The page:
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Gianforte returning to Capitol after negative COVID tests, possible exposure
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Gianforte returning to Capitol after negative COVID tests, possible exposure

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Gov. Greg Gianforte

Gov. Greg Gianforte was sworn in Jan. 4 in the Governor's Reception Room of the Montana State Capitol.

Gov. Greg Gianforte has repeatedly tested negative for COVID-19 after a possible exposure related to the state Capitol building and has been self-quarantining since last week, a spokesperson said Tuesday.

"As a result of possible exposure, the governor decided to self-quarantine last week and get tested. Since then, he has repeatedly tested negative. Following his doctor's guidance, he will return to the Capitol (on Wednesday)," spokesperson Brooke Stroyke said in a text message Tuesday afternoon.

The possible exposure was related to the Capitol building, Stroyke said. She added no one in the governor's office has COVID-19. It was not clear when Gianforte was exposed or first tested.

Gianforte, a Republican, was sworn in Jan. 4. The state Legislature also convened that day. Since then, two lawmakers have tested positive for the virus, though one has not been in the building at all this session.

Rep. David Bedey, R-Hamilton, announced his positive test result last week. Bedey had been at the Capitol for three days until he was notified of possible exposure and left to get tested. Bedey had been wearing a mask when in the building.

The other lawmaker is Rep. Fiona Nave, R-Columbus. Nave had been participating remotely since the start of the session.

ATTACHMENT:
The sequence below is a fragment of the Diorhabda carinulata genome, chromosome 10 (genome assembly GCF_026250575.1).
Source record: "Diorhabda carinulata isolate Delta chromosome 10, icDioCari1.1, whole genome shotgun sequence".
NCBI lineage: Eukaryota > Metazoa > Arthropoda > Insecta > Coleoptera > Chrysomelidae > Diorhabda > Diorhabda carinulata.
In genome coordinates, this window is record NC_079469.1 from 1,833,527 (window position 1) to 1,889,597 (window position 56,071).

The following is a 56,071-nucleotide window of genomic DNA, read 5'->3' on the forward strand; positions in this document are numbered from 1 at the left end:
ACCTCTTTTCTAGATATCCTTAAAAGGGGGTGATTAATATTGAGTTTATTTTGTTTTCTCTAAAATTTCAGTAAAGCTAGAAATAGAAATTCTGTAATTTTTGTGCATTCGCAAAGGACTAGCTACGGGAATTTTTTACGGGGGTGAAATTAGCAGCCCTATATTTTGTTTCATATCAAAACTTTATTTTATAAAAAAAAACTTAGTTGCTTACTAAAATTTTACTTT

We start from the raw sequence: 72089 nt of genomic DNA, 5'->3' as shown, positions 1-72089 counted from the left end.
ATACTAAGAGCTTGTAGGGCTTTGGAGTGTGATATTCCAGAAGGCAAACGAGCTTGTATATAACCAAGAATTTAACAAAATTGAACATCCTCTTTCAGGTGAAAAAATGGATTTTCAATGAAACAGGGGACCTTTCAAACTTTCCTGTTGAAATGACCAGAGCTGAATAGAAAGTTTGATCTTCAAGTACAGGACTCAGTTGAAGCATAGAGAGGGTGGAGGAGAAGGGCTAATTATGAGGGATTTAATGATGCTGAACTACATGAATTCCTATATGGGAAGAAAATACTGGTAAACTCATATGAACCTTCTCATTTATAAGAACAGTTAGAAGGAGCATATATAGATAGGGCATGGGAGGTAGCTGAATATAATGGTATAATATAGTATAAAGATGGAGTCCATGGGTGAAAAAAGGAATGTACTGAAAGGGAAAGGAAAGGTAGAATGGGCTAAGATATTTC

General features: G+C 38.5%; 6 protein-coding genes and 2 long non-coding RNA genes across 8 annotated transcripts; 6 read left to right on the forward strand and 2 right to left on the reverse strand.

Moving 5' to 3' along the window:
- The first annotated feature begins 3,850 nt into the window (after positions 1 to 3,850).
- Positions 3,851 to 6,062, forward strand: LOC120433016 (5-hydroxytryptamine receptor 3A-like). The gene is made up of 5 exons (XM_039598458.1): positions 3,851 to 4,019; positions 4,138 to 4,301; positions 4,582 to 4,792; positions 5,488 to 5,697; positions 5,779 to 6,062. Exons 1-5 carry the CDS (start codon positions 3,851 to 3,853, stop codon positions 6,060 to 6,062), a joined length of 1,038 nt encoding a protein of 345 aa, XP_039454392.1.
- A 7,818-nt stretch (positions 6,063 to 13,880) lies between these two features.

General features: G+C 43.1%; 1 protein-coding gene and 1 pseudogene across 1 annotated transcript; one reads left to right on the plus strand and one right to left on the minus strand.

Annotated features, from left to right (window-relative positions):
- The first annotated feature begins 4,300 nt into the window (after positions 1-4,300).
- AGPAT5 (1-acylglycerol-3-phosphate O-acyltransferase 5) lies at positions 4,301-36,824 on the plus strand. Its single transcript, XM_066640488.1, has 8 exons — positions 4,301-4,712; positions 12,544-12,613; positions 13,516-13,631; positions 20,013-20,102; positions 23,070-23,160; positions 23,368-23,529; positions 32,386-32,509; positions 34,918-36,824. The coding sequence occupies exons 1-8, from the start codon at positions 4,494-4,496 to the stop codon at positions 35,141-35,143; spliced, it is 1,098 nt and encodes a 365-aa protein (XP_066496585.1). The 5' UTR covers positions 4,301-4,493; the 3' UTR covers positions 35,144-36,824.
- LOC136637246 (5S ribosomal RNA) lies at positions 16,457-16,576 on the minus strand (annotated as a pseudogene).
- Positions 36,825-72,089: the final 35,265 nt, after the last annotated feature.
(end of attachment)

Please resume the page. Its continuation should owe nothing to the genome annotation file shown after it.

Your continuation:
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Lawmakers are holding the session under a hybrid model with the option for remote participation, though most Republicans are in the building and a majority of them are not regularly wearing masks or distancing.

Before taking office, Gianforte sent a letter to legislative leadership outlining the protocols his office would taking, including using face masks and distancing measures.

The steps Gianforte said his office would take also included providing masks for visitors at points of entry, regular temperature checks for staff and visitors, frequent testing, minimizing close contact, regular cleaning and sanitizing, using remote work technology when feasible, allowing staff to work remotely and enhanced air purification.

The letter also said the results of testing within the governor’s office would be transparent.

Gianforte's swearing-in ceremony was not open to the public and capped at 25 people to comply with local health mandates. Masks were worn by attendees except when people were speaking at podiums, as allowed under health guidance.

Gianforte had encouraged people to wear masks and last week said he would not lift the statewide mask mandate until the COVID-19 vaccine is more widespread and lawmakers pass a bill to protect businesses and other organizations that follow health protocols from lawsuits over possible exposure.

In late October, former Democratic Gov. Steve Bullock and former Lt. Gov. Mike Cooney announced they tested negative for the virus after a staff member in that administration's office tested positive. The two had subsequent negative tests.

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